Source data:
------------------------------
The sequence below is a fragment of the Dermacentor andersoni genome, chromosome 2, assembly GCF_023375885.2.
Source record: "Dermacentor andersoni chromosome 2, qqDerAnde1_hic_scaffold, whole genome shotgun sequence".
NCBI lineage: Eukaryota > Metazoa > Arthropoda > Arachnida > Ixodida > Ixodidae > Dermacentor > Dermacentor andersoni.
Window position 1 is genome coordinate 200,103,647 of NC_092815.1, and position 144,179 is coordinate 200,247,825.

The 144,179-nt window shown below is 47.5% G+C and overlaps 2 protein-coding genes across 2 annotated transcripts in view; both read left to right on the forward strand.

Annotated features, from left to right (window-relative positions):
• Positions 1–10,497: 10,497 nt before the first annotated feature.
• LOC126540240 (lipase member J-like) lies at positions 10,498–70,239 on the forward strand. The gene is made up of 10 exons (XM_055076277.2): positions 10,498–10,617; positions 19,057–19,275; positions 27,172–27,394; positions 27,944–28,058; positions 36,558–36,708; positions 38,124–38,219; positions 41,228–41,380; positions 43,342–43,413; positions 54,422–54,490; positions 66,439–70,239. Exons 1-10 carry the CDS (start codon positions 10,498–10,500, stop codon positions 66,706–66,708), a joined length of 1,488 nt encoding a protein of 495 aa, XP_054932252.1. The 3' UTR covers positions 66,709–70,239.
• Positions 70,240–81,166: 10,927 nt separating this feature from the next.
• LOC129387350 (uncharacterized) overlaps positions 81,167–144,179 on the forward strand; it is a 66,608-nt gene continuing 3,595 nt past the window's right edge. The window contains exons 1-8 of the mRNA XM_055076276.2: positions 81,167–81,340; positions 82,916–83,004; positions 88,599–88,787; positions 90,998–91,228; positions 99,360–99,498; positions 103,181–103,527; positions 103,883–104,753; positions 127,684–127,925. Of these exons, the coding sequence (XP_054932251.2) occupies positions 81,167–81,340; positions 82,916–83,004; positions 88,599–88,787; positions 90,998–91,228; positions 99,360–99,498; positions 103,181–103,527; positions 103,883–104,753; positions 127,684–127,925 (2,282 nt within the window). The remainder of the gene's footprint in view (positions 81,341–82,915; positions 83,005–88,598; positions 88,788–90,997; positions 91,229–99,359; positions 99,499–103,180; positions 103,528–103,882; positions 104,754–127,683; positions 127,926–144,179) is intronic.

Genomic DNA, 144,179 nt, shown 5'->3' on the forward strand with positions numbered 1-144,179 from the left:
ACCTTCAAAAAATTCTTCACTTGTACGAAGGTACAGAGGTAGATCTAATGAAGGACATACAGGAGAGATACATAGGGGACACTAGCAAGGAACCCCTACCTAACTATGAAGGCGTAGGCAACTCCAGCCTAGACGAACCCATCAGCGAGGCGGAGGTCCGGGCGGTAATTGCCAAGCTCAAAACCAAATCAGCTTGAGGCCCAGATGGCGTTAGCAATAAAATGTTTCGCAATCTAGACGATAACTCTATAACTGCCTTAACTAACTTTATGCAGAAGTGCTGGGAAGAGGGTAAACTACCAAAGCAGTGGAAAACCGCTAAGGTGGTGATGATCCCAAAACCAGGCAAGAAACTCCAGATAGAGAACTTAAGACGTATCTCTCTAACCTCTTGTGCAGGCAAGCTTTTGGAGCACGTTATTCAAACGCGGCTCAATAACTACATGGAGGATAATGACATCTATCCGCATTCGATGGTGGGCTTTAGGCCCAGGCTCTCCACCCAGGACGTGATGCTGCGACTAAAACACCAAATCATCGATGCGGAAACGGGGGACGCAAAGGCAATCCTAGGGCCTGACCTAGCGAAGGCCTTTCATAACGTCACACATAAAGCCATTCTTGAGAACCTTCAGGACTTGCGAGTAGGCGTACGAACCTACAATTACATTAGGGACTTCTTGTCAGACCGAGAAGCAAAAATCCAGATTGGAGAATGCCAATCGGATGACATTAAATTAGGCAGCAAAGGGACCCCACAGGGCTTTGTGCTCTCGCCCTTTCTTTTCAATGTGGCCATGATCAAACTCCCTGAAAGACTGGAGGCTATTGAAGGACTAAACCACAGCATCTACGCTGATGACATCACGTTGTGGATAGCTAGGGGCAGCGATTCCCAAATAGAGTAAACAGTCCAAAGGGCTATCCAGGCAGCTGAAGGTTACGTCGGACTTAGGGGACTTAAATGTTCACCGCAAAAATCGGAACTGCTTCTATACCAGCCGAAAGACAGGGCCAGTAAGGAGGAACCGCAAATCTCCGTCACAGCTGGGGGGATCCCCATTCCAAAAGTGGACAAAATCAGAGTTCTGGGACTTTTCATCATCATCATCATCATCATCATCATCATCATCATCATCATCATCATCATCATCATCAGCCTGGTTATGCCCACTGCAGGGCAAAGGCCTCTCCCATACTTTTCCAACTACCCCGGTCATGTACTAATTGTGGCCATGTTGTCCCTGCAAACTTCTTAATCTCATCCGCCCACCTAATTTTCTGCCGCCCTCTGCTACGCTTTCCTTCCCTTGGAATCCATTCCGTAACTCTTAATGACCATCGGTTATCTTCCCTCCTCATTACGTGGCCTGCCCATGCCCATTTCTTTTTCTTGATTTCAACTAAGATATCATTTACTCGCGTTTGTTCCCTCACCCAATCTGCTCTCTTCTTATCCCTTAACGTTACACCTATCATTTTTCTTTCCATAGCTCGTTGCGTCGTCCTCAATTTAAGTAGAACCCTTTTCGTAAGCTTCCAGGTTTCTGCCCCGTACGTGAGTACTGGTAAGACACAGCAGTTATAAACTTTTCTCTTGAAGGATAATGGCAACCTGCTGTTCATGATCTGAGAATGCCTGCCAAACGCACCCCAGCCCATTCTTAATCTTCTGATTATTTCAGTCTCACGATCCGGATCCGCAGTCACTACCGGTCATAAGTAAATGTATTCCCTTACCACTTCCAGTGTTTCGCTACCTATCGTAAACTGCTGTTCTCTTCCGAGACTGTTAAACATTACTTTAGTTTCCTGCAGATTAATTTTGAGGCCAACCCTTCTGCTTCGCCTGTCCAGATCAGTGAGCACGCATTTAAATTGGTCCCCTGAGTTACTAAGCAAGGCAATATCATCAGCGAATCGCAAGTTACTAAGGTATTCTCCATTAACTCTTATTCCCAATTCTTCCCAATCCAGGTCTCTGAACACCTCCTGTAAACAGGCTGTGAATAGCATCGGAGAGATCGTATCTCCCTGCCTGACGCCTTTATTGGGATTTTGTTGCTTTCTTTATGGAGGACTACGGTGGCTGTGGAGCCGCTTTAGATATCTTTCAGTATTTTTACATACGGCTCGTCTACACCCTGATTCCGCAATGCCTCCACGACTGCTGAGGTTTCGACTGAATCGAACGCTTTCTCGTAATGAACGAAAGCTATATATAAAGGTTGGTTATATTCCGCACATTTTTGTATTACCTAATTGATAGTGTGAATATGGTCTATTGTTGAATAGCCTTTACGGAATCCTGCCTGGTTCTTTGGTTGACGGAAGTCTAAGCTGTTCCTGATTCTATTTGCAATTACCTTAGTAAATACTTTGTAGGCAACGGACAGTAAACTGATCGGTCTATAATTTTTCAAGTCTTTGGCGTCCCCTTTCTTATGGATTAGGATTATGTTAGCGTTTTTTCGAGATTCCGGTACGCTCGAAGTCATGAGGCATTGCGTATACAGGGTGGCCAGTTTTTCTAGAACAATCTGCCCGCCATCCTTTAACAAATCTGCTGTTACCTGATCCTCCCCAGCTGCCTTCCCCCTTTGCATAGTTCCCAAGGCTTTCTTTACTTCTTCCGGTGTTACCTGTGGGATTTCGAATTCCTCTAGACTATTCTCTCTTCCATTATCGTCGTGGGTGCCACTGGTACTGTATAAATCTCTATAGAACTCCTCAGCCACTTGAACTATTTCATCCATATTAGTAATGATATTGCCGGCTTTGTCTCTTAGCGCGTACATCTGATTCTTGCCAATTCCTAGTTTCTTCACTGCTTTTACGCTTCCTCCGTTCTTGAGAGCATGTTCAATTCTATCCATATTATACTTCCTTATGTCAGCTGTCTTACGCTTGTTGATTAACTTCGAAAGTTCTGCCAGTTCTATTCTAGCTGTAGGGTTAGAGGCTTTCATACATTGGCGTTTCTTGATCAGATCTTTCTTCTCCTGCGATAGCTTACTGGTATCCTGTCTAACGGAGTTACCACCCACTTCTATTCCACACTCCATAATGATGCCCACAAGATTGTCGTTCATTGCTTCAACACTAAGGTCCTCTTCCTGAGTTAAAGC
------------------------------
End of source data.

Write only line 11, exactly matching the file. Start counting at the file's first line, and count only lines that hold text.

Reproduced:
Genomic DNA, 144,179 nt, shown 5'->3' on the forward strand with positions numbered 1-144,179 from the left: